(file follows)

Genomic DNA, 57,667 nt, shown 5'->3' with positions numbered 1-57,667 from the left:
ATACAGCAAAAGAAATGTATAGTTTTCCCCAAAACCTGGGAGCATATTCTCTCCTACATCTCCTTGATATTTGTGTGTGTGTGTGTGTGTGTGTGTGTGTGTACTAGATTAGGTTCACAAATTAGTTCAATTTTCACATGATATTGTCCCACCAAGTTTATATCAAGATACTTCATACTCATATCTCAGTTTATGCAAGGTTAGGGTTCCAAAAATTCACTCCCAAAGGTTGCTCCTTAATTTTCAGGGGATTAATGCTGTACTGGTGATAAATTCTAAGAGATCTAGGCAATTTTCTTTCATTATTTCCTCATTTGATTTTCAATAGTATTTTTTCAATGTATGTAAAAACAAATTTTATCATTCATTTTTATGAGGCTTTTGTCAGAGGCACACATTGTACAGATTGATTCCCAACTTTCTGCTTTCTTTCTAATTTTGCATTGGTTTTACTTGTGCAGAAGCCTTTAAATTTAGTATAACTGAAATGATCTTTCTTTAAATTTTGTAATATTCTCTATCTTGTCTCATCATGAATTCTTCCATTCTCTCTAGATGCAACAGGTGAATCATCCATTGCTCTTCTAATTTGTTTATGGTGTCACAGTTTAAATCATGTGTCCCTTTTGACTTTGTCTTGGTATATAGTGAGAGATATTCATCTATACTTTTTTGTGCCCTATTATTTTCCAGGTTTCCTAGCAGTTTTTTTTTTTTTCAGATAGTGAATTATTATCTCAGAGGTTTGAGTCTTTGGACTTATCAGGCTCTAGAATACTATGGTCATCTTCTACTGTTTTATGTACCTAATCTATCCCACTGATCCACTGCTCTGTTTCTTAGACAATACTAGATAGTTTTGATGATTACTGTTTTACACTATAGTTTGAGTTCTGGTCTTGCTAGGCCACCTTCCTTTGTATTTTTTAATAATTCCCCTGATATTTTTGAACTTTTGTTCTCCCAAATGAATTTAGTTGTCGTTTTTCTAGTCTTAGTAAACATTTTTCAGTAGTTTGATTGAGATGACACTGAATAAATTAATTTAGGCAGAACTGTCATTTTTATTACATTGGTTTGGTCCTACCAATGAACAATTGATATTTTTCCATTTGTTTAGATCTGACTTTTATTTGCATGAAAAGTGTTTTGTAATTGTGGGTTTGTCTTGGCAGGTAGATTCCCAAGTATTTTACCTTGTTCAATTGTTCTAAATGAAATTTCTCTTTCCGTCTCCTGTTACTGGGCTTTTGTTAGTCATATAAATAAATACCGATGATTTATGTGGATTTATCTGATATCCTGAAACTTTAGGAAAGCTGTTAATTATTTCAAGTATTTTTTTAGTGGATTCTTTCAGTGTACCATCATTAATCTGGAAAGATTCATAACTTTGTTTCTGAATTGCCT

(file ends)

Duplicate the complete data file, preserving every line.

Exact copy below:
Genomic DNA, 57,667 nt, shown 5'->3' with positions numbered 1-57,667 from the left:
ATACAGCAAAAGAAATGTATAGTTTTCCCCAAAACCTGGGAGCATATTCTCTCCTACATCTCCTTGATATTTGTGTGTGTGTGTGTGTGTGTGTGTGTGTGTACTAGATTAGGTTCACAAATTAGTTCAATTTTCACATGATATTGTCCCACCAAGTTTATATCAAGATACTTCATACTCATATCTCAGTTTATGCAAGGTTAGGGTTCCAAAAATTCACTCCCAAAGGTTGCTCCTTAATTTTCAGGGGATTAATGCTGTACTGGTGATAAATTCTAAGAGATCTAGGCAATTTTCTTTCATTATTTCCTCATTTGATTTTCAATAGTATTTTTTCAATGTATGTAAAAACAAATTTTATCATTCATTTTTATGAGGCTTTTGTCAGAGGCACACATTGTACAGATTGATTCCCAACTTTCTGCTTTCTTTCTAATTTTGCATTGGTTTTACTTGTGCAGAAGCCTTTAAATTTAGTATAACTGAAATGATCTTTCTTTAAATTTTGTAATATTCTCTATCTTGTCTCATCATGAATTCTTCCATTCTCTCTAGATGCAACAGGTGAATCATCCATTGCTCTTCTAATTTGTTTATGGTGTCACAGTTTAAATCATGTGTCCCTTTTGACTTTGTCTTGGTATATAGTGAGAGATATTCATCTATACTTTTTTGTGCCCTATTATTTTCCAGGTTTCCTAGCAGTTTTTTTTTTTTTCAGATAGTGAATTATTATCTCAGAGGTTTGAGTCTTTGGACTTATCAGGCTCTAGAATACTATGGTCATCTTCTACTGTTTTATGTACCTAATCTATCCCACTGATCCACTGCTCTGTTTCTTAGACAATACTAGATAGTTTTGATGATTACTGTTTTACACTATAGTTTGAGTTCTGGTCTTGCTAGGCCACCTTCCTTTGTATTTTTTAATAATTCCCCTGATATTTTTGAACTTTTGTTCTCCCAAATGAATTTAGTTGTCGTTTTTCTAGTCTTAGTAAACATTTTTCAGTAGTTTGATTGAGATGACACTGAATAAATTAATTTAGGCAGAACTGTCATTTTTATTACATTGGTTTGGTCCTACCAATGAACAATTGATATTTTTCCATTTGTTTAGATCTGACTTTTATTTGCATGAAAAGTGTTTTGTAATTGTGGGTTTGTCTTGGCAGGTAGATTCCCAAGTATTTTACCTTGTTCAATTGTTCTAAATGAAATTTCTCTTTCCGTCTCCTGTTACTGGGCTTTTGTTAGTCATATAAATAAATACCGATGATTTATGTGGATTTATCTGATATCCTGAAACTTTAGGAAAGCTGTTAATTATTTCAAGTATTTTTTTAGTGGATTCTTTCAGTGTACCATCATTAATCTGGAAAGATTCATAACTTTGTTTCTGAATTGCCT